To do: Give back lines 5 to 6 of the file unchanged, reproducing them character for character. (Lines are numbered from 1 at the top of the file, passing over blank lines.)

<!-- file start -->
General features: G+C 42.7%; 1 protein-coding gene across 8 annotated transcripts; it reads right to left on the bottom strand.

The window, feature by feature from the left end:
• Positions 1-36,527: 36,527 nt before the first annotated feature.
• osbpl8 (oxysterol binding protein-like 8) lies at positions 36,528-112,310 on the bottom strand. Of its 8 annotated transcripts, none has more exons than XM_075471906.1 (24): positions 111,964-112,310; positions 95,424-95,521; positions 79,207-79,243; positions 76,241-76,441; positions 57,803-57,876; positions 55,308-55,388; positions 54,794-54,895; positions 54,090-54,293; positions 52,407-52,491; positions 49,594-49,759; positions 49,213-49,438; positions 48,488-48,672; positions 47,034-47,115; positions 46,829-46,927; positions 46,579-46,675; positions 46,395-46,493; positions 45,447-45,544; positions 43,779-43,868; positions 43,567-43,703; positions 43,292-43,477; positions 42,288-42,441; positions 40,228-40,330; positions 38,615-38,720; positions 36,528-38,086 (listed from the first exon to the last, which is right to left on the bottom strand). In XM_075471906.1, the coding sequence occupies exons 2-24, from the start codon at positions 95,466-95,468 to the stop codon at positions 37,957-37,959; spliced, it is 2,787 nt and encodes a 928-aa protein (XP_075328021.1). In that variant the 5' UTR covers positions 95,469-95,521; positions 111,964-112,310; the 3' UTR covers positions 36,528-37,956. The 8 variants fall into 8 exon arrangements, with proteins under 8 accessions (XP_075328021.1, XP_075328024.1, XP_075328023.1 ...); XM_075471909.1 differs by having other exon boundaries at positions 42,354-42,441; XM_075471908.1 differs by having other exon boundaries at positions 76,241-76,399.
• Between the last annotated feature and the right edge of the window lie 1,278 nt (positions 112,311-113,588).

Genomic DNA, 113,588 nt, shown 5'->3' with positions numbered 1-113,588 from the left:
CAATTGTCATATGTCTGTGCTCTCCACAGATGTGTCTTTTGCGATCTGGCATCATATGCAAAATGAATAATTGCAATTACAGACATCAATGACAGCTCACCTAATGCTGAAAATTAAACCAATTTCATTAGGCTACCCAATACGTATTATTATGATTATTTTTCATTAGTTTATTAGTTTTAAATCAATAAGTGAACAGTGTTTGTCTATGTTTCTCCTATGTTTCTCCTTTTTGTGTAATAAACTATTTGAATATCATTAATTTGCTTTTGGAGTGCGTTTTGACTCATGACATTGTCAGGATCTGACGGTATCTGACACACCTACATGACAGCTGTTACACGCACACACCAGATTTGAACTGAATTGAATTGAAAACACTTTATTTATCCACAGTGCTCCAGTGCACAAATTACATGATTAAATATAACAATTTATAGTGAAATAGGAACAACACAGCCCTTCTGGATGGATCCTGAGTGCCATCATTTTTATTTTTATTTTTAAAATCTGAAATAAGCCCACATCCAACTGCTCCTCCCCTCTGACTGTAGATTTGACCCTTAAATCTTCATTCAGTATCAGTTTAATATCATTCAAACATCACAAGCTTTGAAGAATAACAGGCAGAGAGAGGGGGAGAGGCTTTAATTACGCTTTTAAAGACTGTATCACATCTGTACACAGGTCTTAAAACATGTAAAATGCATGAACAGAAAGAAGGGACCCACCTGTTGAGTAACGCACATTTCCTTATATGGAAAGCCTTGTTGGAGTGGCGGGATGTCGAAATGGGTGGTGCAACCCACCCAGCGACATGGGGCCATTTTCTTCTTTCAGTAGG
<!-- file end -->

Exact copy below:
• Between the last annotated feature and the right edge of the window lie 1,278 nt (positions 112,311-113,588).

Genomic DNA, 113,588 nt, shown 5'->3' with positions numbered 1-113,588 from the left: